Used to be when soldering the lead of a heat-sensitive component, you were supposed to clip on a heat sink to dissipate the heat away from the component. But with surface-mount components replacing through-hole components, the heat sink has been slowly moving to the back of the toolbox where tools go to retire. The tool hasn’t become obsolete yet, though — you can still find plenty of heat-sensitive specialty and hobbyist parts with leads.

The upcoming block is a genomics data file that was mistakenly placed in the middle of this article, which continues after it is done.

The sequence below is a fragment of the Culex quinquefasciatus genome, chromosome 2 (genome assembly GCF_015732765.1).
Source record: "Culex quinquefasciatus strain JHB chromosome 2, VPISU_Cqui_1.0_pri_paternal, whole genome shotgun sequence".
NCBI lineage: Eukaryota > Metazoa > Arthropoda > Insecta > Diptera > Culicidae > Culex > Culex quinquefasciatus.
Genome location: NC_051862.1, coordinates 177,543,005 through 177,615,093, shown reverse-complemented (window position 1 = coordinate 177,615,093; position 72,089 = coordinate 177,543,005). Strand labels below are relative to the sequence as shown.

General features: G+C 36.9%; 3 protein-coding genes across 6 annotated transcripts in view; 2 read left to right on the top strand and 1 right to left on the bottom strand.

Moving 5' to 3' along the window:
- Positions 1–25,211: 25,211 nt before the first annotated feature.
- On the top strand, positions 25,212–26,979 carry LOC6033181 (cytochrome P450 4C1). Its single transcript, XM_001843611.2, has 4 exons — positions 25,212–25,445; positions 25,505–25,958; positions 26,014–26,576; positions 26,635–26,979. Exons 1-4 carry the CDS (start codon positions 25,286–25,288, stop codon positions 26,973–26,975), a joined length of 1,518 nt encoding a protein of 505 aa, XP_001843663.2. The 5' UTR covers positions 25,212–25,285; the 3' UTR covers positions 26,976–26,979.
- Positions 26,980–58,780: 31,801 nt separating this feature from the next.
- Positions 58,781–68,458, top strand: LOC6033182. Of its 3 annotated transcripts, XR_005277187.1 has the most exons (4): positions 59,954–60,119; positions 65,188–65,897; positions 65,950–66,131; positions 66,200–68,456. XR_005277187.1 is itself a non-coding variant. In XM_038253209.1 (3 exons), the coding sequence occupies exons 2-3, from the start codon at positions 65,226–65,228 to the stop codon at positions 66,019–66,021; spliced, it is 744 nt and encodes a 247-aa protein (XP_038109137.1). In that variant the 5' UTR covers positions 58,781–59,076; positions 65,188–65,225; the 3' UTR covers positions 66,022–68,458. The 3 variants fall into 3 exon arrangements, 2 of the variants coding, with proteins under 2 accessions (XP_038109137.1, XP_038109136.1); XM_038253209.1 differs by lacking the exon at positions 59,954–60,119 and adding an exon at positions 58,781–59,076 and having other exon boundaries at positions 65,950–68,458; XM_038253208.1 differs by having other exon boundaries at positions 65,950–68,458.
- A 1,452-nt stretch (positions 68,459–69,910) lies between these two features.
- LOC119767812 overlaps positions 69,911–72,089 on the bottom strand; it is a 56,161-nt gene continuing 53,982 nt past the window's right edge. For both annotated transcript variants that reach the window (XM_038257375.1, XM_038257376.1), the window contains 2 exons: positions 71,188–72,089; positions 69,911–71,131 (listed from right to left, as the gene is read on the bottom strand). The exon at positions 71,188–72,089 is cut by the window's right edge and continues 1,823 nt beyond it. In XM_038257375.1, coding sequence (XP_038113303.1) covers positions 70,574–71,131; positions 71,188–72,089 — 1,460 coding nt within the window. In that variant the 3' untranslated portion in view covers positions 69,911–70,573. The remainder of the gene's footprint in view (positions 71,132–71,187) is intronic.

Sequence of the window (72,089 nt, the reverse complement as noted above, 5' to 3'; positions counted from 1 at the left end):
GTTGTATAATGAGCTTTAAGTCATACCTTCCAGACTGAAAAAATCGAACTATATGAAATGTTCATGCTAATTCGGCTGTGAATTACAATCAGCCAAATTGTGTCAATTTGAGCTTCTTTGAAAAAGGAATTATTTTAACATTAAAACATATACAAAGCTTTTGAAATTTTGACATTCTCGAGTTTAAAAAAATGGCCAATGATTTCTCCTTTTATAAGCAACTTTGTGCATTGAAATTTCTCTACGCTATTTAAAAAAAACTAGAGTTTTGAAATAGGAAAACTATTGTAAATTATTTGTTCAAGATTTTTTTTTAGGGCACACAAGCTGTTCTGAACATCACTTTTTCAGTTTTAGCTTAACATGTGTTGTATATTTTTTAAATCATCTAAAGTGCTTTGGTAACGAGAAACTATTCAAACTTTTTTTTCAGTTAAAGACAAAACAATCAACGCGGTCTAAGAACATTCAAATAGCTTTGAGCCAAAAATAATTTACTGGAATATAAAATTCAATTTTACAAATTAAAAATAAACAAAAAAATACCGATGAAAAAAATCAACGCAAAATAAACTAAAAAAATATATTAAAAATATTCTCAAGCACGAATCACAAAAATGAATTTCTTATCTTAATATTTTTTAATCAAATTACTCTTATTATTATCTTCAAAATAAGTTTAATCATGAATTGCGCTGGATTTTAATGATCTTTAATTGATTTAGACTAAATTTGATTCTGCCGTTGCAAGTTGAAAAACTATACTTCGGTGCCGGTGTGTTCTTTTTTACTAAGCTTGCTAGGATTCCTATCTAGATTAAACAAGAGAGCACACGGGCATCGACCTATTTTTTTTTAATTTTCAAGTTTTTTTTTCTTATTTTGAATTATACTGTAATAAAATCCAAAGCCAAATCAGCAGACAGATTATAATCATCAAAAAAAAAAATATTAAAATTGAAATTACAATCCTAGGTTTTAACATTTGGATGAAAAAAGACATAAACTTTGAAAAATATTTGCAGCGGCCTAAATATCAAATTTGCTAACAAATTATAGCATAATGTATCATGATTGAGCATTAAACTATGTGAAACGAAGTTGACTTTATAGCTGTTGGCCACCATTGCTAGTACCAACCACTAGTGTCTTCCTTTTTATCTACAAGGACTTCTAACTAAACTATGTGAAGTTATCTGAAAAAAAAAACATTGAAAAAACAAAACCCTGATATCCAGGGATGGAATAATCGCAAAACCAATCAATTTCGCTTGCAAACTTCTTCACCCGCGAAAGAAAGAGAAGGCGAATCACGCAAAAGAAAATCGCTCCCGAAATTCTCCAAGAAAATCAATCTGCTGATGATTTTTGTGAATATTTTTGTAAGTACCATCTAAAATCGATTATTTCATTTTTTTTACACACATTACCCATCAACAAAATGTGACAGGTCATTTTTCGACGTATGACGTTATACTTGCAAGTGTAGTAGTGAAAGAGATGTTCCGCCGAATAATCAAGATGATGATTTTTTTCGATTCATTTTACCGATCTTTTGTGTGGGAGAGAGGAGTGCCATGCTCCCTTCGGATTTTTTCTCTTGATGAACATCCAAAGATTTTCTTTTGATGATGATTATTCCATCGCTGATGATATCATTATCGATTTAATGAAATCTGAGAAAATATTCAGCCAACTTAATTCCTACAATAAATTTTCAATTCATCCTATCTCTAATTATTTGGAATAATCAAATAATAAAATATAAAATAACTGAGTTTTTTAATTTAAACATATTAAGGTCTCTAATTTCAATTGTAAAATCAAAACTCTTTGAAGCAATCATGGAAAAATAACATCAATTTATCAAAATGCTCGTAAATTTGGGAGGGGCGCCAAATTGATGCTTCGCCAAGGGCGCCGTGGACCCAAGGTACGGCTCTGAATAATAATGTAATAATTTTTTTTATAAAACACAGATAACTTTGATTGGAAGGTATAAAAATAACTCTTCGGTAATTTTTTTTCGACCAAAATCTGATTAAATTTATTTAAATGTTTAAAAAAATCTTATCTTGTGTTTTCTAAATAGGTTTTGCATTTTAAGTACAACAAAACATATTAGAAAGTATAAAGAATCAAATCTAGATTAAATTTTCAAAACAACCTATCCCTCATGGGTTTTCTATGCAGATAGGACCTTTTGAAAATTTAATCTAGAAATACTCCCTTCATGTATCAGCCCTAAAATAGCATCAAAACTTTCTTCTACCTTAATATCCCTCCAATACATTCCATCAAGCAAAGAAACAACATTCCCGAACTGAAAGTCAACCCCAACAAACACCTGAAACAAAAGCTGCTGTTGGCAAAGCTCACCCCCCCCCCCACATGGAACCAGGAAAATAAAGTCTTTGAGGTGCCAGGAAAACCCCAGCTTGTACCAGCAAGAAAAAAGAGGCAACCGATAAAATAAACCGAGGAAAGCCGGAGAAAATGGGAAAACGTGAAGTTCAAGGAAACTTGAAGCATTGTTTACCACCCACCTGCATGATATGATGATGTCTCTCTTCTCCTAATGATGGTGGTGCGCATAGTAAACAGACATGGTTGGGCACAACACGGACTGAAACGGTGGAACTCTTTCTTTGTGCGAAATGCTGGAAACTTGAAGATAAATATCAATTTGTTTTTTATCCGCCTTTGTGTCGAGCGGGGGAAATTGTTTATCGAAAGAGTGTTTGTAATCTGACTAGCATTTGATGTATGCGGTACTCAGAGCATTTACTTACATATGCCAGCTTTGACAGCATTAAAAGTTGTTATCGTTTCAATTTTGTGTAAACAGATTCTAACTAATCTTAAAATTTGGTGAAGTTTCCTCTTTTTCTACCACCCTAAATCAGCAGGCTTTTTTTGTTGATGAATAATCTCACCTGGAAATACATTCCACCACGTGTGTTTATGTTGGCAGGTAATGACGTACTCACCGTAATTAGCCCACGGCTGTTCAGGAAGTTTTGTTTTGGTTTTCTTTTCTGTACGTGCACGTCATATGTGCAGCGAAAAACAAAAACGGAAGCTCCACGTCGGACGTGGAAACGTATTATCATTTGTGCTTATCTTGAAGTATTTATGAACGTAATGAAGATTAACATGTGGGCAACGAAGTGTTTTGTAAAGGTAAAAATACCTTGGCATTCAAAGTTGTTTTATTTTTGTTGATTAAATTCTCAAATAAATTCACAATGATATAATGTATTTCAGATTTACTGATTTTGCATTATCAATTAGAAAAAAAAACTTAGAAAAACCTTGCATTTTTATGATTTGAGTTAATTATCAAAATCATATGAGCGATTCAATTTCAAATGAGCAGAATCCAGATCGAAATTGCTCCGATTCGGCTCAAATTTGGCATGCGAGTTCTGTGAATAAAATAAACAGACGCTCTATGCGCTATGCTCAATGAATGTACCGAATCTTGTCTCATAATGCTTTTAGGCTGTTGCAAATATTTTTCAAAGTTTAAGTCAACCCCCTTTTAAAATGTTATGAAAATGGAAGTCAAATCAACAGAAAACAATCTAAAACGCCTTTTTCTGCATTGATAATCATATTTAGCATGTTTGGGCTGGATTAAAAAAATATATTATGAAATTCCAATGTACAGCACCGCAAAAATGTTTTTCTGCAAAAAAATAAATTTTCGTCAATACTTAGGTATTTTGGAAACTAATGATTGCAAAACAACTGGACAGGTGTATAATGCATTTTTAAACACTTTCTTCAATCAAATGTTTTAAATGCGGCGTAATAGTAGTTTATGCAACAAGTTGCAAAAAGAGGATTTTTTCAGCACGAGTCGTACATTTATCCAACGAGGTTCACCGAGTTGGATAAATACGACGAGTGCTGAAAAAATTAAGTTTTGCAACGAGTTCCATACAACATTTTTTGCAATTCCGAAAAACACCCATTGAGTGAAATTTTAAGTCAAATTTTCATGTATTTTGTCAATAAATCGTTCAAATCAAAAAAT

This version from Miller is an example of a quality heat sink. The spring-loaded copper jaws efficiently absorb heat and move it away from the sensitive component, while the nickel plating ensures that solder won’t stick to the tool. To stop the heat from being efficiently transferred to your hand when you remove the heat sink, Miller coats the handles in soft plastic.
Unfortunately, I can’t find the Miller tool for sale, but for comparison I included links to inexpensive Radio Shack and Hexacon heat sinks that’ll probably get the job done for $2 to $7.